One reason we went to Malaysia was because of the food. Malaysia is known for its fantastic street food. The best place to find street food is at food courts and hawker stalls. You can get food in Malaysia whenever you want, wherever you want. Hawker stalls are set up so that on both sides there are different food stalls. In the middle there are tables and chairs. You can sit wherever you want and the food you ordered will be brought to you. Food courts can be open or covered. There is always one drink stall for the entire food court selling all sorts of drinks.
Here are some of my favourite Malaysian foods:
Roti is a thin, chewy, and flaky flatbread. Roti canai is the most common roti. It is mostly eaten for breakfast with a dahl (lentil) sauce for dipping. It can also be eaten as a side dish for meals. You can also get it with other ingredients such as onions, chicken, eggs, or one of my favourites, sweetened condensed milk. If you get it with sweetened condensed milk, it is then called roti susu. Whenever we had roti for breakfast, I always had one roti canai, one roti susu along with a teh tarik (more on teh tarik later).. .not the most healthy meal for breakfast, but it sure was tasty!
There are two main types of laksa in Malaysia: Sarawak laksa and Penang laksa. Let’s start with the Sarawak laksa. It has a spicy broth with coconut milk and lime. It has thin rice vermicelli noodles topped with either chicken, prawns, or fish. Now the Penang laksa. The Penang laksa has a spicy tamarind fish broth with thick rice noodles and lime. The flavours are sour, sweet, spicy, salty, and fishy. I found laksa a bit too spicy for my tastes. My parents though loved it, and preferred the Sarawak laksa over the Penang laksa.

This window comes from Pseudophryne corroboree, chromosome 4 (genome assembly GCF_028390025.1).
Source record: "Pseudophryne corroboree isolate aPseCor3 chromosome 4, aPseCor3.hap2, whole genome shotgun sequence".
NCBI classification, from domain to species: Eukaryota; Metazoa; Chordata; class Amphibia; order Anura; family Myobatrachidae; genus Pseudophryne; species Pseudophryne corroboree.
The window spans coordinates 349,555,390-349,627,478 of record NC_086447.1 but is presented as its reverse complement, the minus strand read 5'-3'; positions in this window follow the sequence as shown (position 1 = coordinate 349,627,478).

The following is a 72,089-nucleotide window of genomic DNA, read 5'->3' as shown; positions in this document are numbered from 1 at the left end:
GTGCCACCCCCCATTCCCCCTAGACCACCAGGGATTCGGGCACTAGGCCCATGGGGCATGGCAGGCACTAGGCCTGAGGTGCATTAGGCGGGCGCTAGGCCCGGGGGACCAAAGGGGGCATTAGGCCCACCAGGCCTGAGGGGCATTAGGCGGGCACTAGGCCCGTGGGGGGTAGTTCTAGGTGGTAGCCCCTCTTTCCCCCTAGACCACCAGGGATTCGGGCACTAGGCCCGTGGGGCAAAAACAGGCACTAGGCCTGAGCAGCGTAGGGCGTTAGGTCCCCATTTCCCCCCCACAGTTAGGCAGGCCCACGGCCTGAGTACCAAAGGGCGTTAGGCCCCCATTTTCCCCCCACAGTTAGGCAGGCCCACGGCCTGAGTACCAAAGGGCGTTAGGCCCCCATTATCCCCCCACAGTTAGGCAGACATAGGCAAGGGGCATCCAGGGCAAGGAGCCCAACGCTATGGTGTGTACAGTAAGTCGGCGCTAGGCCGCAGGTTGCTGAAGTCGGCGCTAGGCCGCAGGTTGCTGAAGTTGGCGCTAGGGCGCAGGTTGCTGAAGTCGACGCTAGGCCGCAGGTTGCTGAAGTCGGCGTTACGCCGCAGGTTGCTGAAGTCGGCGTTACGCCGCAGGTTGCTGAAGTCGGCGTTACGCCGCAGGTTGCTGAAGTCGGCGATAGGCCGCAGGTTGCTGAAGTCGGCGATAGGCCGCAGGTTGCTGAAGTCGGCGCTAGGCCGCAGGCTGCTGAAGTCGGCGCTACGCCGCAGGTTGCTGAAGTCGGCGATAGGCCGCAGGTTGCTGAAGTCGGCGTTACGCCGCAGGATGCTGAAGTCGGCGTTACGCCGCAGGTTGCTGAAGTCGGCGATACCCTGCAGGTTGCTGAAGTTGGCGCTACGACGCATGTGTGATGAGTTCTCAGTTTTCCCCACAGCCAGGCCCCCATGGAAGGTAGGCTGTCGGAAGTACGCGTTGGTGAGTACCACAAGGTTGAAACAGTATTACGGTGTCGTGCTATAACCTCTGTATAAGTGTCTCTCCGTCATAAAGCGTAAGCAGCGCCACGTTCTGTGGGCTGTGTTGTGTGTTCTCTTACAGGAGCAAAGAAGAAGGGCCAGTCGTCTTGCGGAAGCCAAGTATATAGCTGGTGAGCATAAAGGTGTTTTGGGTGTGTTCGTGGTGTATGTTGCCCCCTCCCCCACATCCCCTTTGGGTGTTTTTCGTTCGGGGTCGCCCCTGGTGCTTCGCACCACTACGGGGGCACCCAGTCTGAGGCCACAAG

Chicken rice.......the name says it all! Chicken rice is a piece of chicken cut up and then put on a portion of rice cooked in chicken broth. The chicken can be steamed or roasted. The best chicken rice, in my opinion, was at the Old City foodcourt in Penang.
Wantan mee comes in two different ways, wet (in a soup) or dry. In a soup, the noodles are at the bottom and there are steamed wantans floating on the surface. If you get it dry (which I did), then it will have a soy sauce base with deep fried wantans.
Char kway teow
Char kway teow is a dish of flat, wide rice noodles fried with egg, bean sprouts, and chicken or tofu. It is very popular among food courts.
One of my favourite desserts of all time is the mango snowflake. The mango snowflake is very fine shaved ice with a sweet, yellow and white sauce poured onto it. The toppings are mango, hard jelly, and small balls that pop when they are touched.
Teh tarik is the national drink of Malaysia. Teh in Malay translates to “tea” and tarik means “pull” in English. So teh tarik is “pulled tea”. Sweetened condensed milk disolved in hot tea and thick cream is also added. This is all mixed and then poured into another glass. It is poured back and forth a few times between the two glasses to mix it up properly.
Overall, the food in Malaysia was probably my favourite on this trip because it was so good and so cheap. I’m getting hungry just thinking about it!
P.S. How could I forget about the satay! Satay is barbecued meat on a stick, usually done over coals. You can get chicken, pork, or beef. It comes with a delicious sweet peanut dipping sauce.